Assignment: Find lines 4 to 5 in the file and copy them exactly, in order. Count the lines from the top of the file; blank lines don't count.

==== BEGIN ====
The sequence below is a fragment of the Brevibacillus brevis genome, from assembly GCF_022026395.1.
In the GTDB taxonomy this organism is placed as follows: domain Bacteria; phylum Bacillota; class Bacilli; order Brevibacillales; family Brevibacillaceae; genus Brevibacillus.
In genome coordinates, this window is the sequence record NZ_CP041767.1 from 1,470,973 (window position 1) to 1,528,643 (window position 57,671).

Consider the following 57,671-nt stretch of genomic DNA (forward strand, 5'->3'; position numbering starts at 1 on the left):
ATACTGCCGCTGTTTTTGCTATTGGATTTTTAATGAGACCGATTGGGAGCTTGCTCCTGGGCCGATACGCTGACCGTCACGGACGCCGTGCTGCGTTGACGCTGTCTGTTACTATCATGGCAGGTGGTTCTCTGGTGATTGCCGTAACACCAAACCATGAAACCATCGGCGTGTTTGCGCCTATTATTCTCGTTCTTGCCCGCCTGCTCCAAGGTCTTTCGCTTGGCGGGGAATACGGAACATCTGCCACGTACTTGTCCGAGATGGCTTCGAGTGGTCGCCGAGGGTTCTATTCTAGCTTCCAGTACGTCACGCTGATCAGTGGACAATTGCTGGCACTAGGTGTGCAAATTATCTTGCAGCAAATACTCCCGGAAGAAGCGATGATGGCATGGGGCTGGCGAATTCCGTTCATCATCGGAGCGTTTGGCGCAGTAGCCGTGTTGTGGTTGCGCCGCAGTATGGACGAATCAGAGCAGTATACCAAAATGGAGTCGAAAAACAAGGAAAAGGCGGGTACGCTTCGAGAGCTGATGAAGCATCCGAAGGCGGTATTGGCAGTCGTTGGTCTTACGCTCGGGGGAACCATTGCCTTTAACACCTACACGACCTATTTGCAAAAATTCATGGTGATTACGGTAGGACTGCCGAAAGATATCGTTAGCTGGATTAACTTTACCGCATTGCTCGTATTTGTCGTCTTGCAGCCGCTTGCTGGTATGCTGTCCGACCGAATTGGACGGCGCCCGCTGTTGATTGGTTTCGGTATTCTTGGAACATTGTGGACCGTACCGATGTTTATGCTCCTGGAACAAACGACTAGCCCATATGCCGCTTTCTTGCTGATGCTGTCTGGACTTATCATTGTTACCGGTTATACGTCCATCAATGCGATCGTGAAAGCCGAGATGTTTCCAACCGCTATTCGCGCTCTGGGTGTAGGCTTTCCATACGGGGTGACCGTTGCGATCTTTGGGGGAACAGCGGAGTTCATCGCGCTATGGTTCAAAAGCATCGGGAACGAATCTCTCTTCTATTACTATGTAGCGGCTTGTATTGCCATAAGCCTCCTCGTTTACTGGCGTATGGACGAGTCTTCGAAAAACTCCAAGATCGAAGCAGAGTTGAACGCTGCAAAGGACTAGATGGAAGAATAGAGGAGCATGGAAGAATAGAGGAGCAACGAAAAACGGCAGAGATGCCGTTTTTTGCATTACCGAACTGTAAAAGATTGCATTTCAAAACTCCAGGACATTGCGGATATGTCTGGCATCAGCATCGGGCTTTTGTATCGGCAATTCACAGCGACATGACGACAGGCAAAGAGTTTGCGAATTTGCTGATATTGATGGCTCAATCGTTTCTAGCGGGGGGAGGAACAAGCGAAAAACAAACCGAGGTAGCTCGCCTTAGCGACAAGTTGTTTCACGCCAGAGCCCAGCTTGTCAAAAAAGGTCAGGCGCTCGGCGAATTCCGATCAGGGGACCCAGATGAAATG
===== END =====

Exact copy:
Consider the following 57,671-nt stretch of genomic DNA (forward strand, 5'->3'; position numbering starts at 1 on the left):
ATACTGCCGCTGTTTTTGCTATTGGATTTTTAATGAGACCGATTGGGAGCTTGCTCCTGGGCCGATACGCTGACCGTCACGGACGCCGTGCTGCGTTGACGCTGTCTGTTACTATCATGGCAGGTGGTTCTCTGGTGATTGCCGTAACACCAAACCATGAAACCATCGGCGTGTTTGCGCCTATTATTCTCGTTCTTGCCCGCCTGCTCCAAGGTCTTTCGCTTGGCGGGGAATACGGAACATCTGCCACGTACTTGTCCGAGATGGCTTCGAGTGGTCGCCGAGGGTTCTATTCTAGCTTCCAGTACGTCACGCTGATCAGTGGACAATTGCTGGCACTAGGTGTGCAAATTATCTTGCAGCAAATACTCCCGGAAGAAGCGATGATGGCATGGGGCTGGCGAATTCCGTTCATCATCGGAGCGTTTGGCGCAGTAGCCGTGTTGTGGTTGCGCCGCAGTATGGACGAATCAGAGCAGTATACCAAAATGGAGTCGAAAAACAAGGAAAAGGCGGGTACGCTTCGAGAGCTGATGAAGCATCCGAAGGCGGTATTGGCAGTCGTTGGTCTTACGCTCGGGGGAACCATTGCCTTTAACACCTACACGACCTATTTGCAAAAATTCATGGTGATTACGGTAGGACTGCCGAAAGATATCGTTAGCTGGATTAACTTTACCGCATTGCTCGTATTTGTCGTCTTGCAGCCGCTTGCTGGTATGCTGTCCGACCGAATTGGACGGCGCCCGCTGTTGATTGGTTTCGGTATTCTTGGAACATTGTGGACCGTACCGATGTTTATGCTCCTGGAACAAACGACTAGCCCATATGCCGCTTTCTTGCTGATGCTGTCTGGACTTATCATTGTTACCGGTTATACGTCCATCAATGCGATCGTGAAAGCCGAGATGTTTCCAACCGCTATTCGCGCTCTGGGTGTAGGCTTTCCATACGGGGTGACCGTTGCGATCTTTGGGGGAACAGCGGAGTTCATCGCGCTATGGTTCAAAAGCATCGGGAACGAATCTCTCTTCTATTACTATGTAGCGGCTTGTATTGCCATAAGCCTCCTCGTTTACTGGCGTATGGACGAGTCTTCGAAAAACTCCAAGATCGAAGCAGAGTTGAACGCTGCAAAGGACTAGATGGAAGAATAGAGGAGCATGGAAGAATAGAGGAGCAACGAAAAACGGCAGAGATGCCGTTTTTTGCATTACCGAACTGTAAAAGATTGCATTTCAAAACTCCAGGACATTGCGGATATGTCTGGCATCAGCATCGGGCTTTTGTATCGGCAATTCACAGCGACATGACGACAGGCAAAGAGTTTGCGAATTTGCTGATATTGATGGCTCAATCGTTTCTAGCGGGGGGAGGAACAAGCGAAAAACAAACCGAGGTAGCTCGCCTTAGCGACAAGTTGTTTCACGCCAGAGCCCAGCTTGTCAAAAAAGGTCAGGCGCTCGGCGAATTCCGATCAGGGGACCCAGATGAAATG